Strength and Weakness of the New International Court, 4 University of Illinois Law Quarterly 67 (1922)
For an adequate understanding of the origin, jurisdiction and functions of the newly established court of international justice at the Hague, it will be necessary to revert to the two Hague Conferences of 1899 and 1907 and to examine the organization of the Permanent Court of Arbitration at the Hague created and developed at: those Conferences. The characteristic feature of the Court of Arbitration as distinguished from the new Permanent Court of Justice lies in the fact that the personnel of the former consists of an eligible list or panel, of which there are now some one hundred and twenty persons throughout the world, from which the two nations proposing to enter into arbitration may select their judges for the particular case, whereas the new court has a fixed bench whose members have a tenure of nine years and are subject to re-election. The word "permanent" used in both titles refers-to the institution itself, for which permanency was designed, rather than to the composition of the court.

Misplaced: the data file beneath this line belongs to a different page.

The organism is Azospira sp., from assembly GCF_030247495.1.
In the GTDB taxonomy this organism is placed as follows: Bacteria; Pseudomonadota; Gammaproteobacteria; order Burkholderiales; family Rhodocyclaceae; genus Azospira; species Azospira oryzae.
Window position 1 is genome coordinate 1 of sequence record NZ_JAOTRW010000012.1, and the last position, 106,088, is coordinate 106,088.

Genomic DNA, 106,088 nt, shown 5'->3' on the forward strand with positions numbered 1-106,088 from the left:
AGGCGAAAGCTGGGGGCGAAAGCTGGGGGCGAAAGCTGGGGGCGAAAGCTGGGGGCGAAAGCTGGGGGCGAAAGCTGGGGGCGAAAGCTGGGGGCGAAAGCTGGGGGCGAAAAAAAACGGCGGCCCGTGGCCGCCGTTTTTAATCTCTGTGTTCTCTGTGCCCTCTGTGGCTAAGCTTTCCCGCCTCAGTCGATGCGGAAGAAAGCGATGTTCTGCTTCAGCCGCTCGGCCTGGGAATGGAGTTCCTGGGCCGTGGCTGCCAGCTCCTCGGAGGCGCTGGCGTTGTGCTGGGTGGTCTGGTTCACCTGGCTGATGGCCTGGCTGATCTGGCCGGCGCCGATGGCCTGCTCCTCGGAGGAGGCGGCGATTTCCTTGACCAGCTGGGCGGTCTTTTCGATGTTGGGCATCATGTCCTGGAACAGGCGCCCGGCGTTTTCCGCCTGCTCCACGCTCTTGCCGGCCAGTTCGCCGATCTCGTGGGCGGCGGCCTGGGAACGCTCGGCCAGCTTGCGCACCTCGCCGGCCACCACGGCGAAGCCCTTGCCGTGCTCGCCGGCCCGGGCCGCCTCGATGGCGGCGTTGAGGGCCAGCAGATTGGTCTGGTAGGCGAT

Date of Authorship for this Version
arbitration, Hague Conference, League of Nations
Borchard, Edwin, "Strength and Weakness of the New International Court" (1922). Faculty Scholarship Series. Paper 3580.
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